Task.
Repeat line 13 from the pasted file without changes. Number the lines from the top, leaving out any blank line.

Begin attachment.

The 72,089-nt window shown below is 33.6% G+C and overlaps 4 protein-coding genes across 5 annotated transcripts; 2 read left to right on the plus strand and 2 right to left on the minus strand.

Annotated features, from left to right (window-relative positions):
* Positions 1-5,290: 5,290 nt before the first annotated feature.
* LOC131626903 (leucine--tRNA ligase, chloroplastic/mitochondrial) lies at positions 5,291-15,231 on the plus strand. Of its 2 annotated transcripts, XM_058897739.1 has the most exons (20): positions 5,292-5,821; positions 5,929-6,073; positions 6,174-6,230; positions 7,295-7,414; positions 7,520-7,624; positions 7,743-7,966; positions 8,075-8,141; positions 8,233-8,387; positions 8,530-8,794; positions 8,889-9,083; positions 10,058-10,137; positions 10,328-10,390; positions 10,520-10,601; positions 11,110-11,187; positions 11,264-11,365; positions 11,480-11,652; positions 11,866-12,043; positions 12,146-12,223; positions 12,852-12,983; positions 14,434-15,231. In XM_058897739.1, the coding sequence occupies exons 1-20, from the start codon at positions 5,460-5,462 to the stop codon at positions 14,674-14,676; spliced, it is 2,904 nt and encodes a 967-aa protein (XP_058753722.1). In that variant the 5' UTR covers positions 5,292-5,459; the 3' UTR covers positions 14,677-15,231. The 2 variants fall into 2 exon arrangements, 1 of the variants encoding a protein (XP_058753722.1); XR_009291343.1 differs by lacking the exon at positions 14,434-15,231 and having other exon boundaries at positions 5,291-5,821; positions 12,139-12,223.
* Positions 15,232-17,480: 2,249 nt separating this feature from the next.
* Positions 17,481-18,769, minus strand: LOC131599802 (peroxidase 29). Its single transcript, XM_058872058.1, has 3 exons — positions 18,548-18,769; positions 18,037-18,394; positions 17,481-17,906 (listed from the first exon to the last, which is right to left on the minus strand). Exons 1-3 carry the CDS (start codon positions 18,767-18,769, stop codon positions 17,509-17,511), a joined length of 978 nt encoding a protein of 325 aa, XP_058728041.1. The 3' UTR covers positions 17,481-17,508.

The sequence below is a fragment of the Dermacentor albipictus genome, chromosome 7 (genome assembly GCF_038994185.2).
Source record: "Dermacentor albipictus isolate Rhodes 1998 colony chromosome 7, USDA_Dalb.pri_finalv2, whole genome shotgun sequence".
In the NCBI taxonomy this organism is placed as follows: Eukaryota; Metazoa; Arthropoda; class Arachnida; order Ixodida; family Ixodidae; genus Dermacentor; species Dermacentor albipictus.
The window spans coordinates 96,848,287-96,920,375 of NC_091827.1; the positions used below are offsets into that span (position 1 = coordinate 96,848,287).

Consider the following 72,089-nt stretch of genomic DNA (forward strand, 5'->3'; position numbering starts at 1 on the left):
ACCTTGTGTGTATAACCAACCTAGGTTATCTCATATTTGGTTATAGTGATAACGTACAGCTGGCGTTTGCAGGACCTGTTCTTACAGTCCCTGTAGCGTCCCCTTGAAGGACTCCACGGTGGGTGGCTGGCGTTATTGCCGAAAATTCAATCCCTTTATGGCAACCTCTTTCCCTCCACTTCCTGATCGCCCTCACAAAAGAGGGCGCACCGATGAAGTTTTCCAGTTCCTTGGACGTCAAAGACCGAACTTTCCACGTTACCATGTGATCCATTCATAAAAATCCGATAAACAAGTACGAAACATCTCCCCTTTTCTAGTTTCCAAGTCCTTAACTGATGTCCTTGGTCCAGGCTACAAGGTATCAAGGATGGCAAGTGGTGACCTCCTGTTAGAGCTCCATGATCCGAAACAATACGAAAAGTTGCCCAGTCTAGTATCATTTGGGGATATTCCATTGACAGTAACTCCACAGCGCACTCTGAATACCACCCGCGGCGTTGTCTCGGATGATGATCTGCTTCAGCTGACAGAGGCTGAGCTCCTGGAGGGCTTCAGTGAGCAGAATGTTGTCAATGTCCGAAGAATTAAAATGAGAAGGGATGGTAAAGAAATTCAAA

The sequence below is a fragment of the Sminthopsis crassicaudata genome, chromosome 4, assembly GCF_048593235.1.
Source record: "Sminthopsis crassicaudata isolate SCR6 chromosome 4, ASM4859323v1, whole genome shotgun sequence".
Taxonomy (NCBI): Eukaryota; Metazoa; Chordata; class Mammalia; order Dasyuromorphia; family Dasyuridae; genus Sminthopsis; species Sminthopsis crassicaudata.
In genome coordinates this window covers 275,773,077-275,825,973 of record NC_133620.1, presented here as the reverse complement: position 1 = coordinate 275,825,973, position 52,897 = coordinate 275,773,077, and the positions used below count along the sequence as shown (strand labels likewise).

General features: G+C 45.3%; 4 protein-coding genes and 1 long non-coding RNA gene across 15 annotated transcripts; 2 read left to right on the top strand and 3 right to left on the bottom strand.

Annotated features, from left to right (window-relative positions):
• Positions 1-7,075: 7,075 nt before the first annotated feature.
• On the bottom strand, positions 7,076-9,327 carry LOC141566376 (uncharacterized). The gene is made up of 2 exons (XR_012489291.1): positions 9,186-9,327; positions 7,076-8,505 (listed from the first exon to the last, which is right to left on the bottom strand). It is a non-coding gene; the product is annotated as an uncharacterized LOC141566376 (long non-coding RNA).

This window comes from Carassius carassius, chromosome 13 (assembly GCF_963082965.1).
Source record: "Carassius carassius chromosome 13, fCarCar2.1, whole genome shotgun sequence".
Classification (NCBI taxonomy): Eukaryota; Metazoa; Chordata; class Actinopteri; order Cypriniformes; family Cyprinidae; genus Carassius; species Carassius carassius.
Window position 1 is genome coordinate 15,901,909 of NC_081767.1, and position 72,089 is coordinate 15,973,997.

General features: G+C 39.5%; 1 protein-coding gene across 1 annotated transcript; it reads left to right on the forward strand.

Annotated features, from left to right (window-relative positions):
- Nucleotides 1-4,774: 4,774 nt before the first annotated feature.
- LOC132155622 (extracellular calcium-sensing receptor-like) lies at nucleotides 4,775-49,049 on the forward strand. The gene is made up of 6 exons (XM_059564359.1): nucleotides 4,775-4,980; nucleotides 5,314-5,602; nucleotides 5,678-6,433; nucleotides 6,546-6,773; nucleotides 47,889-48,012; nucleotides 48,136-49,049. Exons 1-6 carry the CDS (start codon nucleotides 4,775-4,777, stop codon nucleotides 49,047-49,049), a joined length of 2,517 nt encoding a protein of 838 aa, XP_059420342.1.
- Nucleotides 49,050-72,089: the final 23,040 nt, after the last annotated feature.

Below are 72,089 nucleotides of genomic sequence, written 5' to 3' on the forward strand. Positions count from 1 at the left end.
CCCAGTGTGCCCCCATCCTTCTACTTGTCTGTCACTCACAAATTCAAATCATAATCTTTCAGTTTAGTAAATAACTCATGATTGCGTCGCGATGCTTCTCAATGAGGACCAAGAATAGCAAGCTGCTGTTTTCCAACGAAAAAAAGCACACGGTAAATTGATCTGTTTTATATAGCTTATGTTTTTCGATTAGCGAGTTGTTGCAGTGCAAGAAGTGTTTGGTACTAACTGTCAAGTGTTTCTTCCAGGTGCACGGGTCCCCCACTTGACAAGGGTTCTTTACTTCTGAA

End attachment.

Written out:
The sequence below is a fragment of the Sminthopsis crassicaudata genome, chromosome 4, assembly GCF_048593235.1.